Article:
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Hoffmann, R. A wiki for the life sciences where authorship matters. Nature Genetics (2008)
 
 
 
 
 

Extrinsic intestinal reinnervation after canine small bowel autotransplantation.

BACKGROUND: The process of extrinsic reinnervation after small bowel transplantation is poorly understood. METHODS: Jejunal and ileal specimens, obtained from the dogs that underwent intestinal autotransplantation by an end-to end (E-E) or end-to-side arterial reconstruction, were analyzed at 1 (n = 7), 3 (n = 6), 6 (n = 6), 12 (n = 6), or 24 (n = 2) months and compared with control specimens (n = 7). Tissue catecholamine levels and indirect immunohistochemistry results for extrinsic neuropeptides, calcitonin gene-related peptide, neuropeptide Y, substance P, and tyrosine hydroxylase ( TH) were examined. RESULTS: Catecholamine levels in the grafts were undetectable until 6 months but increased significantly after 12 months, particularly in the E-E group. Immunohistochemistry results showed no significant indication of extrinsic reinnervation until 12 months, when TH fibers were observed in five of six dogs. The E-E group revealed some TH fibers extending across the arterial anastomosis toward the graft mesentery. Examination of the intestinal anastomosis at 12 months showed abundant peptidergic and TH extrinsic fibers in the host side, whereas there were few or none on the graft side. CONCLUSIONS: These results suggest that extrinsic reinnervation of the graft intestinal wall does occur but requires a prolonged period, and the major route of extrinsic reinnervation is along the arterial axis of the intestinal graft, not beyond the enteric anastomosis.[1]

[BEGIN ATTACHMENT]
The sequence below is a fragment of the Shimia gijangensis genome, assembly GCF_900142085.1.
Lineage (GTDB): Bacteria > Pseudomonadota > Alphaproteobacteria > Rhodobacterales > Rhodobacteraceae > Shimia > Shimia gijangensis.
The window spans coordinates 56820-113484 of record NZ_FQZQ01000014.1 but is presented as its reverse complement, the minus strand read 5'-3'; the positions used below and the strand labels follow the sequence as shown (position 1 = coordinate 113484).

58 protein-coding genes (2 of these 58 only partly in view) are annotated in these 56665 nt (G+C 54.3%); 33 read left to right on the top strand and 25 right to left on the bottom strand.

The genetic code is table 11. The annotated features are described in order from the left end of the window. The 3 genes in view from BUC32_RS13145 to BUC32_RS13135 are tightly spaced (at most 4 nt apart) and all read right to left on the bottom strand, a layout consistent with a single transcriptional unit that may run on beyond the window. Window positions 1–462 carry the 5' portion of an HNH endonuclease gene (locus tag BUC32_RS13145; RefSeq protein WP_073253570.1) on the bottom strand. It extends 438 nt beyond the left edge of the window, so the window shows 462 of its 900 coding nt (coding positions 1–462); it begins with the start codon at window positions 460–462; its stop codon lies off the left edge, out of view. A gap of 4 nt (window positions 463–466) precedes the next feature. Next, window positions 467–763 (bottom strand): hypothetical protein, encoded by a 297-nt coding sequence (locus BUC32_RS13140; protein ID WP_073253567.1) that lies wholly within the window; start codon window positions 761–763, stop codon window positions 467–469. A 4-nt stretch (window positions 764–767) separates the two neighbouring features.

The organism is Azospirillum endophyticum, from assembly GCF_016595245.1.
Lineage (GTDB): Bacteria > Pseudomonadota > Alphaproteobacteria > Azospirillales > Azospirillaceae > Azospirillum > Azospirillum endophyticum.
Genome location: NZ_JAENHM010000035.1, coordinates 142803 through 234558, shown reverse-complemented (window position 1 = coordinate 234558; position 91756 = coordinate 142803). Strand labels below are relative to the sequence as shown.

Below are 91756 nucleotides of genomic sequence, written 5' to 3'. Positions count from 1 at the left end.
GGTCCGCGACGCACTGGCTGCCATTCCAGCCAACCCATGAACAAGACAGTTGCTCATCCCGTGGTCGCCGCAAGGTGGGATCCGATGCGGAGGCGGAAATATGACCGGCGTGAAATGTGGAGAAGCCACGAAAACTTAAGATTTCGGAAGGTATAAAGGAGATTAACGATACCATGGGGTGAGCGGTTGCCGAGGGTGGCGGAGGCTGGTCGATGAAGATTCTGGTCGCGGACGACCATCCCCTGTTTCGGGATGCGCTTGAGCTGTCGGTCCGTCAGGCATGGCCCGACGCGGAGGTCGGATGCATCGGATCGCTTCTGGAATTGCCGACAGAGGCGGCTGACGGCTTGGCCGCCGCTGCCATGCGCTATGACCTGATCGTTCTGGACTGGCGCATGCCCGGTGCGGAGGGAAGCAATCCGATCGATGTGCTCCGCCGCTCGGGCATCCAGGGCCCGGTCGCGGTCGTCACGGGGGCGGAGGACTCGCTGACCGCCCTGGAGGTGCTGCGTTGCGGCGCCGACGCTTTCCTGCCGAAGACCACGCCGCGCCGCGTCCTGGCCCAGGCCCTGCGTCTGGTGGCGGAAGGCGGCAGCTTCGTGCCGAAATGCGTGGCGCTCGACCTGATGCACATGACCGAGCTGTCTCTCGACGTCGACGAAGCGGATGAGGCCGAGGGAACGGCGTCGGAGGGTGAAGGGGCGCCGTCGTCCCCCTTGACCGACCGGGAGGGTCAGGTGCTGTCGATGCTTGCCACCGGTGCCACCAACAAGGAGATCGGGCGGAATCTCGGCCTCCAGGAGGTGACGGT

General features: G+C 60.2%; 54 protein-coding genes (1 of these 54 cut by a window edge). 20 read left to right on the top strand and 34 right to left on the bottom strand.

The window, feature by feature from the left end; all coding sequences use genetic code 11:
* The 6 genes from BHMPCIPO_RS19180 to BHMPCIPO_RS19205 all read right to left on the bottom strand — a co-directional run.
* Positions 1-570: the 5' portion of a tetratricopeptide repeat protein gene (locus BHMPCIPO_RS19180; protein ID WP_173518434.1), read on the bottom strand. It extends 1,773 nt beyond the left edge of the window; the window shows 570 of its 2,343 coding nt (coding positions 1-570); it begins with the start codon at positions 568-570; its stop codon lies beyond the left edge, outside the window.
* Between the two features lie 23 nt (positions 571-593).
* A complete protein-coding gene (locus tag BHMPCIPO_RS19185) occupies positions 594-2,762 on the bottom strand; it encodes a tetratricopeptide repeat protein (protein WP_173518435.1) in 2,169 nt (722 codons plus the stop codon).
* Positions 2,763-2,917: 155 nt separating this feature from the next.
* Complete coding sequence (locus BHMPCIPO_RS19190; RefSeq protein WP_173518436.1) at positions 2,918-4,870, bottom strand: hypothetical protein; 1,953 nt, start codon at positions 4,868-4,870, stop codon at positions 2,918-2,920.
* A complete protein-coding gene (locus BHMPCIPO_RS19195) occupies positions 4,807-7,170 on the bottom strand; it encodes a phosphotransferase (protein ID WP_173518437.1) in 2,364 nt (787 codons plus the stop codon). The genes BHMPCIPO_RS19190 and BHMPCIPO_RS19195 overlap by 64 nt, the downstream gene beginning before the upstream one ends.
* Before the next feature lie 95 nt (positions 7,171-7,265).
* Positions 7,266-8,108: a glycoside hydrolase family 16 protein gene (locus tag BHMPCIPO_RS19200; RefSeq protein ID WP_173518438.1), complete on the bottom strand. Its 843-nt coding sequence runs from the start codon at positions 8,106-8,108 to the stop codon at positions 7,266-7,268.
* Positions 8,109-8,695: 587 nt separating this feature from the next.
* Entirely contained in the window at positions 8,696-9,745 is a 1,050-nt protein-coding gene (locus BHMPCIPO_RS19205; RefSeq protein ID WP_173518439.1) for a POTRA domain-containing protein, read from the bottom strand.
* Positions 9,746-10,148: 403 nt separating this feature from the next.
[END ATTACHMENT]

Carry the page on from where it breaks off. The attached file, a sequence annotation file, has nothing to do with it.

References

  1. Extrinsic intestinal reinnervation after canine small bowel autotransplantation. Sugitani, A., Reynolds, J.C., Tsuboi, M., Todo, S. Surgery (1998) [Pubmed]
 
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